The Oak

There was a tree across the street from me. A bur oak, with a mighty trunk wider than a steamer, and curving branches that stretched all the way across the street to shade my yard. In its crown lived a mischievous family of squirrels, and a cast of birds of every size and color. One morning, I found beneath it a perfect nest I could cup in one hand, and I liked to imagine the family of hummingbirds who’d been raised in it.

small bird's nest on the palm of my hand.

The tree presided over the most delightful shade garden on my side of the street, with moss of a thousand colors and textures. There was shaggy moss, and funky moss, and velvet moss as rich as the sleeve of a queen. Rarely did a blade of grass try to grow there, and I was fine with that. Only the moss, which somehow held moisture in the air all around it, and being in that shady realm was like a caress from Mother Earth.

I was not the only one so enchanted — once I caught my oldest daughter out there on her belly, sneaking a cigarette. I couldn’t blame her. There were never enough excuses to delight in its shade.

It’s gone now.

The tree, the shade, the hummingbirds, the moss garden.

On August 10th of last year, a derecho blew in town and felled 70% of our city’s trees, including the majestic oak that had stood sentinel at the edge of my neighbor’s lawn for more than 200 years.

Immediately after the derecho
Large sawed tree trunk with a sign which reads "When this tree sprouted, it was in the Louisiana Purchase."

Yes, I counted the rings. And when no one was looking, I rested my cheek against its fallen trunk and cried. I thanked it for the beauty and the shade; I thanked it on behalf of the hundreds of thousands of creatures it had fed in its lifetime: squirrels, deer, turkeys, chipmunks; bugs and butterflies and moths, and a myriad of other things most people never see or think about.

It went down fighting. It took half of my maple on the way down, but I don’t blame it. I still love that tree.

We lost so many trees that day: the spruce on the corner with the Christmas lights which had been a landmark for decades, the sycamore two blocks over with the most gorgeous patina of bark, the curving white oak which completed the tunnel when you drove down Forest Drive, and the black walnut that hosted a family of barred owls every summer.

a forest of damaged oak trees marked with an orange "x"

After the storm, the city came out and condemned the broken trees with an orange X on the trunk. Arborists rolled in from all over the Midwest to assist. They trimmed them, cut them, and hauled away the remnants, leaving only the trunks. Then more trucks came, wrenched the trunks from the ground and chewed them into mulch. Our parks and parkways became cemeteries, each lost tree memorialized by a pile of its own leavings.

a flat grassy yard with 10 empty circles of dirt.

Eventually that was gone too. Now all that’s left are lost circles of earth, where new grass sprouts like a young man’s first beard. By next year, they’ll be forgotten — most of them at least — but some of us will remember our favorites.

There was a time when I could walk the mile to Bever Park fully in the shade. Those days are gone now, and won’t be back in our lifetime, or at least not mine.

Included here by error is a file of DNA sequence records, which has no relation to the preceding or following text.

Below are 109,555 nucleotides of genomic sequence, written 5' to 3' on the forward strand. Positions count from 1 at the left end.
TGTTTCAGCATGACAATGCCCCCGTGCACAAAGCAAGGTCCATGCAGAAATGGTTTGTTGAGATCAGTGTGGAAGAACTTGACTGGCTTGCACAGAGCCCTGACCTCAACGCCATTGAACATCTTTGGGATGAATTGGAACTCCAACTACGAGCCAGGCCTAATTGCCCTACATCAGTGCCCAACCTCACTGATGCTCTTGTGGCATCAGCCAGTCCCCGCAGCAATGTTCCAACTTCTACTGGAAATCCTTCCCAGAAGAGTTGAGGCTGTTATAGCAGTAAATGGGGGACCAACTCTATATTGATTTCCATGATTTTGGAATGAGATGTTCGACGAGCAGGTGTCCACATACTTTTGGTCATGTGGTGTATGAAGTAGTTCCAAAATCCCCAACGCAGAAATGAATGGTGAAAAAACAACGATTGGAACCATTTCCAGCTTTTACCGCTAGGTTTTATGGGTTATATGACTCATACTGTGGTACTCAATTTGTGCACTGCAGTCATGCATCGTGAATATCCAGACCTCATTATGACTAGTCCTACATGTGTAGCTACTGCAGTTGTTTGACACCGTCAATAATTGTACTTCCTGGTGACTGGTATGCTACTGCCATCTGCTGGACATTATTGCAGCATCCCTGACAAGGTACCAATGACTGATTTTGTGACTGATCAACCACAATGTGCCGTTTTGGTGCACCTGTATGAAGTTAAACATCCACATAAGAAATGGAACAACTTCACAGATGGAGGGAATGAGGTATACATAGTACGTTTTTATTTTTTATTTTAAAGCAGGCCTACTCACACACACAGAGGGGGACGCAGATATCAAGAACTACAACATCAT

The sky is a brand-new shape now, and my neighbors and I are left grappling with what to do with our now-sunny yards. The hostas wilt, the ferns wither, and the bur oak I planted in honor of neighbor’s tree will take decades to make sufficient shade to host a moss garden. It’s up to me to make a new start on this quarter-acre of city-yard I call mine.

I thought long and hard about it, about the things that matter to me versus the ‘what-will-the-neighbors-think’, and in the end it was the things that matter that won.

a packet of wildflower seeds and native plant in the background

I decided to build a meadow. Or maybe it’s a prairie — or perhaps it’s oak savanna. I have no idea what I’m doing, but I’m taking botany courses online. I’ve collected a fat pile of gardening books. I’m learning all the native plants by sight, and feel, and smell. I’m googling natural pest control techniques. I’m shopping restoration nurseries. I’m getting up early on weekends to weed. I’m counting the caterpillars on the milkweed outside.

Most of all, I’m hoping: Hoping my yard serves the native species which have managed to survive despite the depletion of 99.9% of the natural habitat in Iowa; hoping others see some value in it and are inspired to build their own gardens.

Mostly dirt, with my new plants looking small planted across it

It’s not beautiful yet, or even pretty — at least not by any master gardener standards — but I’ve got a growing fan base. There’s a bold robin who watches every move I make. There’s a trio of young squirrels who wrestle among the black-eyed Susans, and most mornings, birds serenade from every window. Dare I say it’s bursting with life?

And while my next-door neighbor mows the perfect tartan plaid on his Tru-Green lawn, I grow violets. There’s dogwood, milkweed, blue sage, coneflower, and bergamot. And there’s more than few things that make my neighbors cringe, like pokeweed, snakeroot, daisy fleabane, and Canada goldenrod.

There are wonders here too, like a milkweed leaf bejeweled with a ladybug — an actual ladybug and not one of those knockoffs from China. One Sunday a monarch flew up and performed a ballet just for me, and last night a barred owl delivered a sermon from what’s left of my maple.

And I have decided that even if my neighbors never find it pretty, there are enough creatures that do: chipmunks and chickadees and cardinals, and once, a rose-breasted grosbeak. And when the leaves of my new oak make a carpet of fallen leaves on the garden bed, which winter tucks in with a coverlet of snow, I will imagine the delights that might find me next spring.

I think the old oak would approve.

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